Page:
Eight years ago, British Airways pilot Karen Lysakowska hung up her wings due to ill health. She begged management to look into the issue of fumes in the cockpit, which she felt may have made her sick. Lysakowska even considered legal action, but she developed cancer, reports the British paper, The Mirror, and gave up the crusade. Last week, she died.
That might have been the end of that saga. But another British Airways pilot, Richard Westgate, above, died last month, a year after grounding himself. And he advised his lawyers to sue the airline for violating health and safety guidelines. They say “aerotoxic syndrome” could be the “new asbestos.”
The Aerotoxic Association, founded in 2007 by a group of airline workers who say that their careers ended prematurely because of the syndrome, claims that 30 airline pilots are currently grounded because of the condition (the original figure published in this article was significantly higher, but we could not verify it).
There have been several reports of passengers being affected too. On a Swedish flight a few years back, the pilot allegedly found the travelers in a “zombie-like condition,” reported The Independent, and a businesswoman who claimed that she breathed in noxious fumes during a flight between Washington D.C. and San Diego, said that once home she experienced respiratory irritation, shaking, insomnia and memory loss. The doctors called it a “mysterious illness.”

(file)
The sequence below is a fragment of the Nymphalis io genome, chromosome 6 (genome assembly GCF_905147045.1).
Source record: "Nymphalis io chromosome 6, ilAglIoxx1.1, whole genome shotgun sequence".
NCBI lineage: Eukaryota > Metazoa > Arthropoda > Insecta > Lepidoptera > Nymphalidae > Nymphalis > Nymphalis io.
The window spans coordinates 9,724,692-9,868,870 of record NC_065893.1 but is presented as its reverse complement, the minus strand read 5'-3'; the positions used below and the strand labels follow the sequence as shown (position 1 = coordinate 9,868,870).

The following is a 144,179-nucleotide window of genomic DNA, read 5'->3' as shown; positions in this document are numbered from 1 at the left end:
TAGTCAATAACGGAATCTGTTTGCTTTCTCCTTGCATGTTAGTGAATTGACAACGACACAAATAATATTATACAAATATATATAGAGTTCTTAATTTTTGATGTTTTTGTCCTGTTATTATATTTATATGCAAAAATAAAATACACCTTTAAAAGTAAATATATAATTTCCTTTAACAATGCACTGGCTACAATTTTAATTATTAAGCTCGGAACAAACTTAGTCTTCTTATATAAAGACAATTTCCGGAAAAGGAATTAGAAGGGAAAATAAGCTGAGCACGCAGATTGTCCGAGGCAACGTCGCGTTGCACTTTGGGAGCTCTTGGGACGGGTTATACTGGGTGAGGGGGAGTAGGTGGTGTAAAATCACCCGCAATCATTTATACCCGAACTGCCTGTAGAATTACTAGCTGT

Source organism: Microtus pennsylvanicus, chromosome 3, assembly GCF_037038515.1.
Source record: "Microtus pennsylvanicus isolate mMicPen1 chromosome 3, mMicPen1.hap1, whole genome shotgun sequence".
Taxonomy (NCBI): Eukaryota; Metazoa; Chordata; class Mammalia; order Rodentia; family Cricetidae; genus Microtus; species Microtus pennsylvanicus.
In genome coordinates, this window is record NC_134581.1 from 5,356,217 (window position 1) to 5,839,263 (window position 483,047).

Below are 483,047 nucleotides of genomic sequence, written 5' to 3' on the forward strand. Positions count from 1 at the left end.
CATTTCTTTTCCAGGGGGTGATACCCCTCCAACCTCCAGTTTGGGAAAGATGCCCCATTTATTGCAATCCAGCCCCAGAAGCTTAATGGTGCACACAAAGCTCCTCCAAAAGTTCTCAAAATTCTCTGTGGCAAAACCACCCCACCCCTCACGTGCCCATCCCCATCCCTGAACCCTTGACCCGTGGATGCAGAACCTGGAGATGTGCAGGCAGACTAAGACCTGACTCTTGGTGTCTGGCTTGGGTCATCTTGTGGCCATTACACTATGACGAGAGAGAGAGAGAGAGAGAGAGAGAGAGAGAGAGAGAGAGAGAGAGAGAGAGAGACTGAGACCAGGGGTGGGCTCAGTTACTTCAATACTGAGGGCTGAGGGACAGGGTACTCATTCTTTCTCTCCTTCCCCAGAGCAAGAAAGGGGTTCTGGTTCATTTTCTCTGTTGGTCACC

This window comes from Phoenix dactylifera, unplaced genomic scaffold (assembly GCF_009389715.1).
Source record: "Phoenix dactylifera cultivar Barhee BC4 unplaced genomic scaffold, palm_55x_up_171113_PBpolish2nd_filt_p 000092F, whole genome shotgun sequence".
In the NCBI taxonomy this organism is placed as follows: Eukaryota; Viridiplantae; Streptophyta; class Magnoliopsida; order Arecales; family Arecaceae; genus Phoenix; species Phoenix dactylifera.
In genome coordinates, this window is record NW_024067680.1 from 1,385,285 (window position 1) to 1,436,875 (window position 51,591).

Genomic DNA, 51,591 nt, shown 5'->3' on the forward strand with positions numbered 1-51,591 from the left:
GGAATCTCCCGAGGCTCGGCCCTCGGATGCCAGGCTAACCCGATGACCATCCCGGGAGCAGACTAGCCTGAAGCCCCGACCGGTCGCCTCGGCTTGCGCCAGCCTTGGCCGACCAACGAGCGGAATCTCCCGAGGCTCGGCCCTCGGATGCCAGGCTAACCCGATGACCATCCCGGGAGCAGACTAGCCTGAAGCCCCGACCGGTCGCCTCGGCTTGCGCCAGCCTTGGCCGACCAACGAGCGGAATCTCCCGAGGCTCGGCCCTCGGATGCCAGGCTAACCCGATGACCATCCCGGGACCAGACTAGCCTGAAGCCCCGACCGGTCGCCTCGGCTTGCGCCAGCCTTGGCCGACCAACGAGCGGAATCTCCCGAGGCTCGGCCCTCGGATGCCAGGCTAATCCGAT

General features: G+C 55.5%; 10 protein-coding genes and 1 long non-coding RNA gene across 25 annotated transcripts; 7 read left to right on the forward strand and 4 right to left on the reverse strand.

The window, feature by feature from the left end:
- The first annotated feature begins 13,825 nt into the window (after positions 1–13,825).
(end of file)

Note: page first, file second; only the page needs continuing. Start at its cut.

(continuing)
On most airplanes, the warm compressed air that both crew and passengers breathe comes straight from the jet engines, where it’s possible for oil to contaminate the supply. The leakage can create “a wet dog” or “sweet oily” smell, and even visible haze or smoke.